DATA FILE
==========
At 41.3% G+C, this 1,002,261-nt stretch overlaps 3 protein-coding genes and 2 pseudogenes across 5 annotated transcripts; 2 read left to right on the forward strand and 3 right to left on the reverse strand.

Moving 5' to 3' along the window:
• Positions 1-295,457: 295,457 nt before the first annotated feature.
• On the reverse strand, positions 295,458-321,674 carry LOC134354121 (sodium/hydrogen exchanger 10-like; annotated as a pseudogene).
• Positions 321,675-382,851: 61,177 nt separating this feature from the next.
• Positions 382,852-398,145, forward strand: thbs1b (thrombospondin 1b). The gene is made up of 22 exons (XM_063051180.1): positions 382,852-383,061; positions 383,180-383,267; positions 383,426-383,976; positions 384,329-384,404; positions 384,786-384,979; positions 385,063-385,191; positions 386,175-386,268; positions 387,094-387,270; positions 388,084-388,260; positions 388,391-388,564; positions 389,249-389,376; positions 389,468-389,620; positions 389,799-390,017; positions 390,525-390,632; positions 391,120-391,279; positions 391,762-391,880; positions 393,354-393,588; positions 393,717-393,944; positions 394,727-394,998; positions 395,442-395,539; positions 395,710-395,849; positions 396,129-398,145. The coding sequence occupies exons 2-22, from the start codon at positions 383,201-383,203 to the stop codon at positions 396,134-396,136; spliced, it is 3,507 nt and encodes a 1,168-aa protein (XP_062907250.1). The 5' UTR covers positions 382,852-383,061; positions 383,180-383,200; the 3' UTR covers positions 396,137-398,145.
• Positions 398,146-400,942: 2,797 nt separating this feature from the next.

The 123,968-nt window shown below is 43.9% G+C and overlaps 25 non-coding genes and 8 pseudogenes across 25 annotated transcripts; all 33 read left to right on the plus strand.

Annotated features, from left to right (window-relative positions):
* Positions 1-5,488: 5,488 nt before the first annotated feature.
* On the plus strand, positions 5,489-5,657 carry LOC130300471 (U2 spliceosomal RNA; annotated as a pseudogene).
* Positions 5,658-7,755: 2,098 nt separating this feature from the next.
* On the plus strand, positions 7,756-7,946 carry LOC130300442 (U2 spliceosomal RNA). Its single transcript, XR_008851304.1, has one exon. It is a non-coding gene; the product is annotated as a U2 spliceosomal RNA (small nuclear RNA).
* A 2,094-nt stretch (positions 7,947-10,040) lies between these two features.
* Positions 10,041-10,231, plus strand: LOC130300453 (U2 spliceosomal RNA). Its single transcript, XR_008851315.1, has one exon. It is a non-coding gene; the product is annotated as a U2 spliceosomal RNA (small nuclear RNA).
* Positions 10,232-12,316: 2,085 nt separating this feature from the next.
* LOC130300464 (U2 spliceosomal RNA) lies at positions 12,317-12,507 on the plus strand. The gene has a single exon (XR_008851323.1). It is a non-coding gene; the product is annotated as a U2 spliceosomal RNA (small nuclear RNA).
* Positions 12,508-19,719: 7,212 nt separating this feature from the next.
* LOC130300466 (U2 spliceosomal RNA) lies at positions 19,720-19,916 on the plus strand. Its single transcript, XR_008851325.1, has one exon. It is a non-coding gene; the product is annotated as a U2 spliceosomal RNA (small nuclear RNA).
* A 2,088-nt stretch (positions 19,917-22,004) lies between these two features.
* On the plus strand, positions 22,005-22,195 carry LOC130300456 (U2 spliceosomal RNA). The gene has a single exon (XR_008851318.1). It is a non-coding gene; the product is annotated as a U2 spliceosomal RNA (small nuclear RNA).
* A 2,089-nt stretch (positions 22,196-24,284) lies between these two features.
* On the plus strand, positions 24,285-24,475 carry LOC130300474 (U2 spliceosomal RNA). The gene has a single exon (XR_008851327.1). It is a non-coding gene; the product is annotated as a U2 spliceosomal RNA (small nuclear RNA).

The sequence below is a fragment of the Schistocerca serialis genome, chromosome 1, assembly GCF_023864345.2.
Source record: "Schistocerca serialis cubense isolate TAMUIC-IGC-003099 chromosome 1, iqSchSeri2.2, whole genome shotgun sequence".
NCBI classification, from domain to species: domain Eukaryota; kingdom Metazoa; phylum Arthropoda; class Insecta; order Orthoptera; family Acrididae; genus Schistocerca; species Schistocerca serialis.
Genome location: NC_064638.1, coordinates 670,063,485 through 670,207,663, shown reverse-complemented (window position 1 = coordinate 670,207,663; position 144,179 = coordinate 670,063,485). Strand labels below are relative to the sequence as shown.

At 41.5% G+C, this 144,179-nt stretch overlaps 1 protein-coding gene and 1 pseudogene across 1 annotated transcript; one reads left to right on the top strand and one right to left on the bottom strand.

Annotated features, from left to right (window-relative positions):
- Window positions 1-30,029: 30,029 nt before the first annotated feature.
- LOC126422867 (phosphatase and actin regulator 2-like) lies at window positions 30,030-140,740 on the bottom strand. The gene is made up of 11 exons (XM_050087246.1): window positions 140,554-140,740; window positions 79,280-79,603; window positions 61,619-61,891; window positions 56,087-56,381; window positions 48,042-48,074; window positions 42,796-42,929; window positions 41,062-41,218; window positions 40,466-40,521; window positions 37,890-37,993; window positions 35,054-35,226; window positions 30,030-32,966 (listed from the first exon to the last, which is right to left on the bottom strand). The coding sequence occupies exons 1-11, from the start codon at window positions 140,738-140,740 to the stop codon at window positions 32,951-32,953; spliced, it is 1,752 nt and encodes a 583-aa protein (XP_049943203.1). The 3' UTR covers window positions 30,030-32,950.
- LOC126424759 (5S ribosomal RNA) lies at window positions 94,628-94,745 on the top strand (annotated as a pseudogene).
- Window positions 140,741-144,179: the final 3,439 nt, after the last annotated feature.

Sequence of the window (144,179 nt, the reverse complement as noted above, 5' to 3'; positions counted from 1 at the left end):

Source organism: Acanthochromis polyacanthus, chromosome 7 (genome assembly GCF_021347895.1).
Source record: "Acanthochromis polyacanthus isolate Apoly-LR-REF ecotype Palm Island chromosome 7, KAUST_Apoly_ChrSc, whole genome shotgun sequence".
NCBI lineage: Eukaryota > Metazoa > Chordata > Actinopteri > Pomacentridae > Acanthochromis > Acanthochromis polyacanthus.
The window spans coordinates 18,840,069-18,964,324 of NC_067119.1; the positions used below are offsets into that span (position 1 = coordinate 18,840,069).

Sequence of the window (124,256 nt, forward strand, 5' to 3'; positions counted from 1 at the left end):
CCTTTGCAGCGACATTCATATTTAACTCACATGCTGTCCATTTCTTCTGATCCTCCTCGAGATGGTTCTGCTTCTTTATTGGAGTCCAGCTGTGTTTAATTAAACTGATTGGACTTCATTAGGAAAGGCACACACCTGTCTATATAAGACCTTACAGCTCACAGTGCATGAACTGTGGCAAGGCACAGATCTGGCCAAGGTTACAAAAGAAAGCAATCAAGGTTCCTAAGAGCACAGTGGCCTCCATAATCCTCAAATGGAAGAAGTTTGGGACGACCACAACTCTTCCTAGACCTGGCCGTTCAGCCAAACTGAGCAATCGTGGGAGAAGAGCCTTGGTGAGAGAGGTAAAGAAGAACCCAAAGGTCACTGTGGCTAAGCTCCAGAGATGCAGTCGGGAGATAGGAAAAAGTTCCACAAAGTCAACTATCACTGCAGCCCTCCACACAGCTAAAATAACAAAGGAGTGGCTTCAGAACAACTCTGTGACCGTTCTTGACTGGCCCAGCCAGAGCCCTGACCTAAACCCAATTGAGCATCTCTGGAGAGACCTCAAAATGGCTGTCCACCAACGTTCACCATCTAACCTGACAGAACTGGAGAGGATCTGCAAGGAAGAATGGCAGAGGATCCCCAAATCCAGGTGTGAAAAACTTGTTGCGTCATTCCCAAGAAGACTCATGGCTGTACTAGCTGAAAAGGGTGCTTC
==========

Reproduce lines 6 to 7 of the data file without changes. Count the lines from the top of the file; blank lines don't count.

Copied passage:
• Positions 382,852-398,145, forward strand: thbs1b (thrombospondin 1b). The gene is made up of 22 exons (XM_063051180.1): positions 382,852-383,061; positions 383,180-383,267; positions 383,426-383,976; positions 384,329-384,404; positions 384,786-384,979; positions 385,063-385,191; positions 386,175-386,268; positions 387,094-387,270; positions 388,084-388,260; positions 388,391-388,564; positions 389,249-389,376; positions 389,468-389,620; positions 389,799-390,017; positions 390,525-390,632; positions 391,120-391,279; positions 391,762-391,880; positions 393,354-393,588; positions 393,717-393,944; positions 394,727-394,998; positions 395,442-395,539; positions 395,710-395,849; positions 396,129-398,145. The coding sequence occupies exons 2-22, from the start codon at positions 383,201-383,203 to the stop codon at positions 396,134-396,136; spliced, it is 3,507 nt and encodes a 1,168-aa protein (XP_062907250.1). The 5' UTR covers positions 382,852-383,061; positions 383,180-383,200; the 3' UTR covers positions 396,137-398,145.
• Positions 398,146-400,942: 2,797 nt separating this feature from the next.